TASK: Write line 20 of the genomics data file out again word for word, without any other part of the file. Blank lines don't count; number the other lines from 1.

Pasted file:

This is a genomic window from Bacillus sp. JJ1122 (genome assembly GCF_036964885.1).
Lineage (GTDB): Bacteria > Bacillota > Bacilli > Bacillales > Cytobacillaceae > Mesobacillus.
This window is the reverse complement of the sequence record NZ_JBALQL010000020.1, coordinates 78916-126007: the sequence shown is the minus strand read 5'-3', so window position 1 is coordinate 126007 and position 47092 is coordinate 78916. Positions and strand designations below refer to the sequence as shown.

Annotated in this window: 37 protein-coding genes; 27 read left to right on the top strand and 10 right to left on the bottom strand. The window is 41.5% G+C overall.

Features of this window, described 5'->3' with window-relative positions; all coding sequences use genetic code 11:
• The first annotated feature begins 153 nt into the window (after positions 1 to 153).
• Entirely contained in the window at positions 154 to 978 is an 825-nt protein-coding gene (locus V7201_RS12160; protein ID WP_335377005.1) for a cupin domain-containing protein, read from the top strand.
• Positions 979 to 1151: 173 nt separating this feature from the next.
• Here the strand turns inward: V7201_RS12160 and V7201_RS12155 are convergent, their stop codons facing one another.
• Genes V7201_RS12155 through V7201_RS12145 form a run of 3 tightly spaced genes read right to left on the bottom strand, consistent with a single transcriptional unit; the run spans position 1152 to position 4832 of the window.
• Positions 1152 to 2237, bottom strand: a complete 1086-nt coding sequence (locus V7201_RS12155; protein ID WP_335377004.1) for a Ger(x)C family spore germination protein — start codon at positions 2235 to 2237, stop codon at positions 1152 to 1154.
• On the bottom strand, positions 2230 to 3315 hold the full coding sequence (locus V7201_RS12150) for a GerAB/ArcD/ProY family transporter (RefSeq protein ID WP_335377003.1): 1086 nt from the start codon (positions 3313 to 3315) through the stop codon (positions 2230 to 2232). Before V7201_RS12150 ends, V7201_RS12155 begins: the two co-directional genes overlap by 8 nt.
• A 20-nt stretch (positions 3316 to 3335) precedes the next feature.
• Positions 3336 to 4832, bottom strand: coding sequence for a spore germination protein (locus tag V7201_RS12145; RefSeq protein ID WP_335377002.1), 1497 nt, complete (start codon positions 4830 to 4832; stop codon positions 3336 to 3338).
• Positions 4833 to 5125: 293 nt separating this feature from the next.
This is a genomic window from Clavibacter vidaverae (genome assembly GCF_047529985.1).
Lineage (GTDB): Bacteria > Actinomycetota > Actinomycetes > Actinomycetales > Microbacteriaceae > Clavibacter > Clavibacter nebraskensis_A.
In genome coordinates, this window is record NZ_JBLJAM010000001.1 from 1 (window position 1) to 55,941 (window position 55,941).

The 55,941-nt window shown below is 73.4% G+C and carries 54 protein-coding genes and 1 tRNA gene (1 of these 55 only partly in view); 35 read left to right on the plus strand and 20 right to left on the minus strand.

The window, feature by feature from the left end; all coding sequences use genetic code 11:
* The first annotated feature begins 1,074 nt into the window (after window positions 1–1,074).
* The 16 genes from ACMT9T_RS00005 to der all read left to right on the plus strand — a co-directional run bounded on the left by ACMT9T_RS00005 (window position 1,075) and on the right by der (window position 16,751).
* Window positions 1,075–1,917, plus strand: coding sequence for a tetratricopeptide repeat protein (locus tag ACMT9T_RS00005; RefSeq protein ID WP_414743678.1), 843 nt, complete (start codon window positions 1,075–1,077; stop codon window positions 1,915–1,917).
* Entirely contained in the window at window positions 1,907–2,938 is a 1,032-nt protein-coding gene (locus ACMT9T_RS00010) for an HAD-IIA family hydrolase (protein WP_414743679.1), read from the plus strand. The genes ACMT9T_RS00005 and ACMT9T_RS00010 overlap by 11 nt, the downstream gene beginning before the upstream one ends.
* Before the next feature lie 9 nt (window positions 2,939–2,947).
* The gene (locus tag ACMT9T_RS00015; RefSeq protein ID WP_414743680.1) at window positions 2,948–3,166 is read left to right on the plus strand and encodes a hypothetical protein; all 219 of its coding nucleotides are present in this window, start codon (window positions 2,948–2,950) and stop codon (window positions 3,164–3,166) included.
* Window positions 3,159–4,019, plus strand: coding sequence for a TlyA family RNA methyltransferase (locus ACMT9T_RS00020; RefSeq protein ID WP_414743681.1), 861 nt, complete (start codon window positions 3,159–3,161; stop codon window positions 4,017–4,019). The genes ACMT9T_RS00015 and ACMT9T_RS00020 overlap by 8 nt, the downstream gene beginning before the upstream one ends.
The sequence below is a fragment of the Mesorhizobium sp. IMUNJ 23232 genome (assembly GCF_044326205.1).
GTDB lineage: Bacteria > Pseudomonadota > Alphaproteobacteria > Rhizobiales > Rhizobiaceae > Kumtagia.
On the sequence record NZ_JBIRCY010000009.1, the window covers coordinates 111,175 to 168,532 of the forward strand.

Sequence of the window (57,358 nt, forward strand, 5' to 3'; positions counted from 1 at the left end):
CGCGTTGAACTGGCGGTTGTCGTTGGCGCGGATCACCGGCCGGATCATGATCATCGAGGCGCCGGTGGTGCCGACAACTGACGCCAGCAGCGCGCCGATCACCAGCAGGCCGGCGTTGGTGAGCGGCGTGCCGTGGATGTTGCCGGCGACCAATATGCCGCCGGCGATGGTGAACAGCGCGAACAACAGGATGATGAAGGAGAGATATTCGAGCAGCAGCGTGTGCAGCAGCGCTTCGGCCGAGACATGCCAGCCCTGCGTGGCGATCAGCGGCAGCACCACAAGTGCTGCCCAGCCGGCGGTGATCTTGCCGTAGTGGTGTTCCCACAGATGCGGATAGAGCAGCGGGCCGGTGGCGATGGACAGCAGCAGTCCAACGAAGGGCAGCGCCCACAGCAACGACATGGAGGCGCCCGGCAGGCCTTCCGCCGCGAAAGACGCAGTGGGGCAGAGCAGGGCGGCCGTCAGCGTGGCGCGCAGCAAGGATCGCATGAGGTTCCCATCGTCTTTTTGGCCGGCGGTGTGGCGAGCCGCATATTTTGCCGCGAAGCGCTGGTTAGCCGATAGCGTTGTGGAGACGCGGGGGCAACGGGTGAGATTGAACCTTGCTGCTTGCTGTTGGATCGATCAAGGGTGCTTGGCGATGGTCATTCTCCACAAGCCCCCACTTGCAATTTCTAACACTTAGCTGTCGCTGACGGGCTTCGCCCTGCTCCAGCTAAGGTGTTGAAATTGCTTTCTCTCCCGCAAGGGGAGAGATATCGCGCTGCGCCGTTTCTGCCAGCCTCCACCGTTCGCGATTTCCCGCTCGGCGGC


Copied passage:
The window, feature by feature from the left end; all coding sequences use genetic code 11: